I copied it from some photocopies. Moreover, I have compared the equation with another guy's notes and it is the same. So I am sure that the equation is the same as in the original, and yes, it is about the matter I needed.
I have it by way of notes. I just suppose that these notes are based on an Italian textbook, which I have not found in Amazon. It deals with Quantum Mechanics in order to deal with laser and optic signals transmission.
Ok and thank you. It was just an attempt. I will spend some time to exactly report the notes I have, by translating them and reporting all the words. At the end of the post, I wrote my questions.
Energy of a system of particles
Suppose that a certain volume V contains N electrons. Let's...
I trust in your statements, but I can't immediately see that the summed wavefunction is not a solution of that equation. This is a first issue.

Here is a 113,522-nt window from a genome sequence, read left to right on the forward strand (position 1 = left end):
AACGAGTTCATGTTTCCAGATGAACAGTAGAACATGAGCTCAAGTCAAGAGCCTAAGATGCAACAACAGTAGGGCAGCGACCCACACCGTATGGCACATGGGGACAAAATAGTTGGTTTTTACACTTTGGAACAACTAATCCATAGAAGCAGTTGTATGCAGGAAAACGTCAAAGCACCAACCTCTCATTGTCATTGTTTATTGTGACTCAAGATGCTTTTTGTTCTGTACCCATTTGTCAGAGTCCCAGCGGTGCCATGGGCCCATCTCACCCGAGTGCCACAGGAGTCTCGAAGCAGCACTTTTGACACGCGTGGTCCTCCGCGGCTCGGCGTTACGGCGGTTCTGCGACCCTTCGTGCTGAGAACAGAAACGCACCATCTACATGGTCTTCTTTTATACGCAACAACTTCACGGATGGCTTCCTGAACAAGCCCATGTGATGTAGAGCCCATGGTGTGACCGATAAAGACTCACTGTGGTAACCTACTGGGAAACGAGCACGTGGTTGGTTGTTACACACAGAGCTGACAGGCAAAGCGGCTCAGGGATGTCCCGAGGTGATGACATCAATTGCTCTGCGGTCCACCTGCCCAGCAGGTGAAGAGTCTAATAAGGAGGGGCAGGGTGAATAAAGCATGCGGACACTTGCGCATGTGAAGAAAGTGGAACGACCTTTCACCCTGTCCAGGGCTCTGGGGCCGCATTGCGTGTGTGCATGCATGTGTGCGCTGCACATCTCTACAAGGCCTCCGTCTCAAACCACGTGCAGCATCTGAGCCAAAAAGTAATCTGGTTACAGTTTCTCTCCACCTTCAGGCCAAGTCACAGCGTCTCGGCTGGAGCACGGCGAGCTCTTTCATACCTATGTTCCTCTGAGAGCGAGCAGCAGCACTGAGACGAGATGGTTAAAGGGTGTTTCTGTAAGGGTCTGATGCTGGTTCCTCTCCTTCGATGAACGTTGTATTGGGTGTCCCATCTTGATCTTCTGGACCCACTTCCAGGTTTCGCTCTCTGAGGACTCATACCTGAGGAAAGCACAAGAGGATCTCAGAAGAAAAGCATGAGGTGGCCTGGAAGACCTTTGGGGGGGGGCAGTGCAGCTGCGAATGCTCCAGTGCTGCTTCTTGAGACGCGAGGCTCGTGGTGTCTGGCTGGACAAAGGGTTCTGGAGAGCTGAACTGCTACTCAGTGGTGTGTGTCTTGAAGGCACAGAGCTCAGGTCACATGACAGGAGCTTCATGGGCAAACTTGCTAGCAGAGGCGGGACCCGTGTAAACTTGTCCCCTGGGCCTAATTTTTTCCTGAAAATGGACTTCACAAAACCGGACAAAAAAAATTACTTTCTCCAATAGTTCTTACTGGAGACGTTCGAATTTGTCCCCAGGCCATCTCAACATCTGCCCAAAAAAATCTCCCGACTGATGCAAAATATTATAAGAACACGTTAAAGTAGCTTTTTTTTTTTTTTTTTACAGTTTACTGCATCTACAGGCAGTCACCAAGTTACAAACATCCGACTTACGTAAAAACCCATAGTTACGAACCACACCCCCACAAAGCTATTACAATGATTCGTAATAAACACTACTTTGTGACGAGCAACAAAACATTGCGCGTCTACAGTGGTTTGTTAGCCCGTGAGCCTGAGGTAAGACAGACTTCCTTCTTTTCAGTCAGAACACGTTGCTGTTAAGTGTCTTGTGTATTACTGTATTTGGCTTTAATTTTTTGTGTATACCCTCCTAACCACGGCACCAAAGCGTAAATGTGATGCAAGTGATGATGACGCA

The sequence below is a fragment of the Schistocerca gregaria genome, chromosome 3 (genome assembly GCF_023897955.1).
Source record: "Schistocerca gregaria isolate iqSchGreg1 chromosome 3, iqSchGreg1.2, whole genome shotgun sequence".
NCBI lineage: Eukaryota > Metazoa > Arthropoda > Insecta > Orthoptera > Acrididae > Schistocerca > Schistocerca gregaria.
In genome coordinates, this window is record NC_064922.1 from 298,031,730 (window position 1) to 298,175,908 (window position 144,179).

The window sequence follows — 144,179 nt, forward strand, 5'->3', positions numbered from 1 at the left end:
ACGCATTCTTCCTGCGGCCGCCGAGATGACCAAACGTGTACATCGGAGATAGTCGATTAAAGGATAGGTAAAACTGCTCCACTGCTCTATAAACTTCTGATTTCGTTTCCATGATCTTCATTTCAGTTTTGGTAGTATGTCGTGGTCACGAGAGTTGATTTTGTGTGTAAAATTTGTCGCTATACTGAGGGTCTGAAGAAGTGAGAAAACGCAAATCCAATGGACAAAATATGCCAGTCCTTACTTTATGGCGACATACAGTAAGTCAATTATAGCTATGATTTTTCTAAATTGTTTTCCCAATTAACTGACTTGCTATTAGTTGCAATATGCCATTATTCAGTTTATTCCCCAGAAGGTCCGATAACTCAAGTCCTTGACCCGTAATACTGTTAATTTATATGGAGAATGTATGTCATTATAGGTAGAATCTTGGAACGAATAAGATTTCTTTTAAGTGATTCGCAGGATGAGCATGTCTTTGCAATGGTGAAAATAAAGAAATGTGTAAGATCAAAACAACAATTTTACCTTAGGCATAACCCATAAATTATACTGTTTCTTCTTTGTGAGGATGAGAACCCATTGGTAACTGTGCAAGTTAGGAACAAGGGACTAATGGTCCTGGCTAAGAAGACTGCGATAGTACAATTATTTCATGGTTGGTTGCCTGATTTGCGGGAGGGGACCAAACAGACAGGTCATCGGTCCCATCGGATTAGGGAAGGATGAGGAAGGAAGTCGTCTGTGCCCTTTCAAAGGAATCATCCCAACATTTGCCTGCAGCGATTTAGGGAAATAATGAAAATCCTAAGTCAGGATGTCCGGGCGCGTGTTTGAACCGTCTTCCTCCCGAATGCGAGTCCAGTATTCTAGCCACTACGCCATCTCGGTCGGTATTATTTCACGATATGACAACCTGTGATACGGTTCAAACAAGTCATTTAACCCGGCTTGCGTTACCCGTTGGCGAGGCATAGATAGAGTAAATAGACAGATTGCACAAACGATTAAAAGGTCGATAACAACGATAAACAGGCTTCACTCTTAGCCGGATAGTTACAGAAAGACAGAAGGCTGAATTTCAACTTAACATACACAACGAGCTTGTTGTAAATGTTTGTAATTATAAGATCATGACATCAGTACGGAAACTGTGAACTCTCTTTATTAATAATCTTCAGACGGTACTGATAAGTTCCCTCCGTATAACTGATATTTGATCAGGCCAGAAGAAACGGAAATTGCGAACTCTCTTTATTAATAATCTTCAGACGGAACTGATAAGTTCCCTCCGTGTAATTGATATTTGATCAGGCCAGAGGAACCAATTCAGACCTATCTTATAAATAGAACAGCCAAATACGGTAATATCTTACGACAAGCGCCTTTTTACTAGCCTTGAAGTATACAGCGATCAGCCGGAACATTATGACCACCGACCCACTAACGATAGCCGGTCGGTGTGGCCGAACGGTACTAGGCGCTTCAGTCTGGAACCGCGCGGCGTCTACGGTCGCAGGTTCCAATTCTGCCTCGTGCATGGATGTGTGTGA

A second issue is: what if we considered N not as the number of the particles, but something like the number of the possible states of a single particle...
Yes, it is certainly neglected to simplify the problem, with no interaction between particles.
I forgot to say that the system (the box with the particles inside) is in the stationary state. Each particle has a stable behaviour with a well-defined wavefunction and a well-defined time dependance...
I read it in the notes I found. The entire computation is made through the use of such a ##\psi##. I can understand your doubt. If you should solve the same problem, how could you suggest to proceed instead?
Hello!
It is sometimes useful to find the average energy of a certain number N of particles contained in a box of volume V.
In order to find this quantity, the total energy is required and then divided by N. The result is
E_{average} = \displaystyle \frac{1}{N} \sum_{n = 1}^{N} \left| a_n...